Best Shooters in NBA History


Though it is becoming a lost art, shooting the basketball has stood as one of the most important pillars of the game of basketball. The three point shot is a weapon that minimized the importance of raw athleticism in years past, and has spaced the floor to allow athletes the room to be the stars in recent years. Shooting the basketball is intrinsic to the game. Below are the best shooters to ever play in the National Basketball Association.

Paul Arizin - Arizin is thought to be the creator of the jump shot by many basketball historians. He averaged 22.8 points per game in his career and scored on 42.1% of his shots when players averaged 30% from the field or less. Arizin changed the face of basketball with the jump shot. Though his statistics do not compare with today’s players, Arizin is responsible for great shots like Michael Jordan’s fadeaway, and Ray Allen’s three point records. Without his contributions to the sport, basketball would not be the same game that we see today.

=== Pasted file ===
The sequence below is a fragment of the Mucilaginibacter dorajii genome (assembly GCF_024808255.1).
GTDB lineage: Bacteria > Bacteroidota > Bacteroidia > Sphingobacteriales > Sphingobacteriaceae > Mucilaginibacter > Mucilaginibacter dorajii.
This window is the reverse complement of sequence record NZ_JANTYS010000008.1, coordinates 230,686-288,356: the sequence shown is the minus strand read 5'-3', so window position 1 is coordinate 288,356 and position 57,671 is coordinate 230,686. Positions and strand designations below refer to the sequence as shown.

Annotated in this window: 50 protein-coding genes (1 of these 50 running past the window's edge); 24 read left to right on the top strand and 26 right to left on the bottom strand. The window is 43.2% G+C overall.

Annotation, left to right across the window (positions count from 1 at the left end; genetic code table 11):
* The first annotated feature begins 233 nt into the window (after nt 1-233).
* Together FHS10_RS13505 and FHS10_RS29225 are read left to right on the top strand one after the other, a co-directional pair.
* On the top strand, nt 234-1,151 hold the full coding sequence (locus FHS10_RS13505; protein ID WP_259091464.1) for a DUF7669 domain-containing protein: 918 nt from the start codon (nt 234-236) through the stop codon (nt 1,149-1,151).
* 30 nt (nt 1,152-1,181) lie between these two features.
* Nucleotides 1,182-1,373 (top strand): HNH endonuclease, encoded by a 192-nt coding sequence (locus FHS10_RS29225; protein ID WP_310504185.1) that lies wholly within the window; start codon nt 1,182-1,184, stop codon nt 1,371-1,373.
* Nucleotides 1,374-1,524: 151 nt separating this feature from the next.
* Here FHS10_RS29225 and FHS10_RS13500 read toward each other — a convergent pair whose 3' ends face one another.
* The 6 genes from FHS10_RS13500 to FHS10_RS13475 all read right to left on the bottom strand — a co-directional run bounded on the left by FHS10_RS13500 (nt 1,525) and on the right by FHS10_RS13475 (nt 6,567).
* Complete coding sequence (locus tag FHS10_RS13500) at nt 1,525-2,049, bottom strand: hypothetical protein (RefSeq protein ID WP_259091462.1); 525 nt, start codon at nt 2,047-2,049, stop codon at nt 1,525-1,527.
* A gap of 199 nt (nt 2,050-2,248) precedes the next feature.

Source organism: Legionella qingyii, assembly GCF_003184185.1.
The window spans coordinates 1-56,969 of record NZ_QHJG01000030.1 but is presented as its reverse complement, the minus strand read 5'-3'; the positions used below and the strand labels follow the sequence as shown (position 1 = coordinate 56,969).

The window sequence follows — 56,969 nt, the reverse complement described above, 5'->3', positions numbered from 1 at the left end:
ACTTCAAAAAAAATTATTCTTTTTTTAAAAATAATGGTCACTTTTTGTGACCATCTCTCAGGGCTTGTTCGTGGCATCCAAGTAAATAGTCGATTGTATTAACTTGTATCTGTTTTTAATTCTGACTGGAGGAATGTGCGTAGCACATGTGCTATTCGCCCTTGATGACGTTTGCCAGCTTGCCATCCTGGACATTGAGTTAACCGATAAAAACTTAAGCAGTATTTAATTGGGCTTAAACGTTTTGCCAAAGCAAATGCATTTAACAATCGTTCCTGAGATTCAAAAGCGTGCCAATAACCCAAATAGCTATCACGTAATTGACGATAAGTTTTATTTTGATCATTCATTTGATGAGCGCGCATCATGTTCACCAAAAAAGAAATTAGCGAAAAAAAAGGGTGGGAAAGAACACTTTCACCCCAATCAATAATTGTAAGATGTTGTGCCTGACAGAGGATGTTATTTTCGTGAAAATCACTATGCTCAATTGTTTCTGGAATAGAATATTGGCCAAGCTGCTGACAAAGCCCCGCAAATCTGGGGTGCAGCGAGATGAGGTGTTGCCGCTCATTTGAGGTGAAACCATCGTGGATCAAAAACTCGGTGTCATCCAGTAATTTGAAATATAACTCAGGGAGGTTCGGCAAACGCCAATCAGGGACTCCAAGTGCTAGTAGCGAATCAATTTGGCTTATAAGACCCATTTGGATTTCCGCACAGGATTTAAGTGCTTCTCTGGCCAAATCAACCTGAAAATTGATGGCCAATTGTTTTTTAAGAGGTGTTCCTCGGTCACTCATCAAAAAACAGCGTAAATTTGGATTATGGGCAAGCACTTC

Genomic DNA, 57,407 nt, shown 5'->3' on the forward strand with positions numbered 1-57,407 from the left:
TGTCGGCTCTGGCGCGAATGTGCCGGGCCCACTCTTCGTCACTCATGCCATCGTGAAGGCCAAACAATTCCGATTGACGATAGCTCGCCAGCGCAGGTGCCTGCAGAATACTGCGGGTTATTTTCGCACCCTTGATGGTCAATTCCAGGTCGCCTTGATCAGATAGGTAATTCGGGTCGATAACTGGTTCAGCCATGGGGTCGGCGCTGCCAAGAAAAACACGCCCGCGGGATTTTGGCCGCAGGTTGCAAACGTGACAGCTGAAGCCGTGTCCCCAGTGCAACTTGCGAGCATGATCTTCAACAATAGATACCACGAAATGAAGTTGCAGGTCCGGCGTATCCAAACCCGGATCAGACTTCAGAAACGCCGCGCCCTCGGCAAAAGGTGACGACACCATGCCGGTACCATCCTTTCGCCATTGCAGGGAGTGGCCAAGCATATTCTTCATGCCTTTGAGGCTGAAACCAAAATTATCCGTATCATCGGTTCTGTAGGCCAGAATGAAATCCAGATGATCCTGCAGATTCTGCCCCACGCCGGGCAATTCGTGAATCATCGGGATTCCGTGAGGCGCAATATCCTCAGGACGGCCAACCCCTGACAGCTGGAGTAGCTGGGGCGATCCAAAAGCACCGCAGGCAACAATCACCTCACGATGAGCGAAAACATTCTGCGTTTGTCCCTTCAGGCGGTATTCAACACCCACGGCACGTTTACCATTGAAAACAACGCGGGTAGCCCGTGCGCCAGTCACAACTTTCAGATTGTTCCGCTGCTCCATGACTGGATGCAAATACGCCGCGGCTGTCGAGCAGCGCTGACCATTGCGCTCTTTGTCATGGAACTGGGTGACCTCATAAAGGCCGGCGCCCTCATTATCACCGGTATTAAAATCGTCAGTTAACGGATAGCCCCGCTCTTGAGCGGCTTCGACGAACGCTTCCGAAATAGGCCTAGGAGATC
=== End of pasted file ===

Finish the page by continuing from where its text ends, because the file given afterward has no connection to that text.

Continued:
Calvin Murphy - Calvin Murphy is one of the most underrated basketball players in NBA history. He was undersized in a oversize man’s league when defenses could grab and hit offensive players. Murphy evened the tables with quickness and a great jump shot. Murphy averaged 17.9 points per game over the course of his career despite being 5’7″, and shot 48.2% from the field despite shooting mostly jumpers. Murphy also averaged a lethal 89.2% from the free throw line and held the record for consecutive free throws for 12 years until it was broken by Michael Williams in 1993.

Dirk Nowitzki - Nowitzki embodies the walking contradiction. He is a seven footer who plays on the perimeter, he is a perimeter player who rebounds (after all, he is a 7-footer), and he is a rebounder who is also a pure shooter. Dirk is a unique talent. He earned a distinction that only Larry Bird has achieved in the NBA. He became one of only two people to average twenty points per game while shooting 50% from the field, 40% from the the three point line, and 90% from the free throw line. Only five people have ever had seasons where they shot so efficiently, and there were only a total nine seasons where a player reached the 50/40/90 mark. Dirk’s career shooting percentages are only a few percentage points below 50/40/90, at 47.4%, 38.1%, and 87.7% respectively.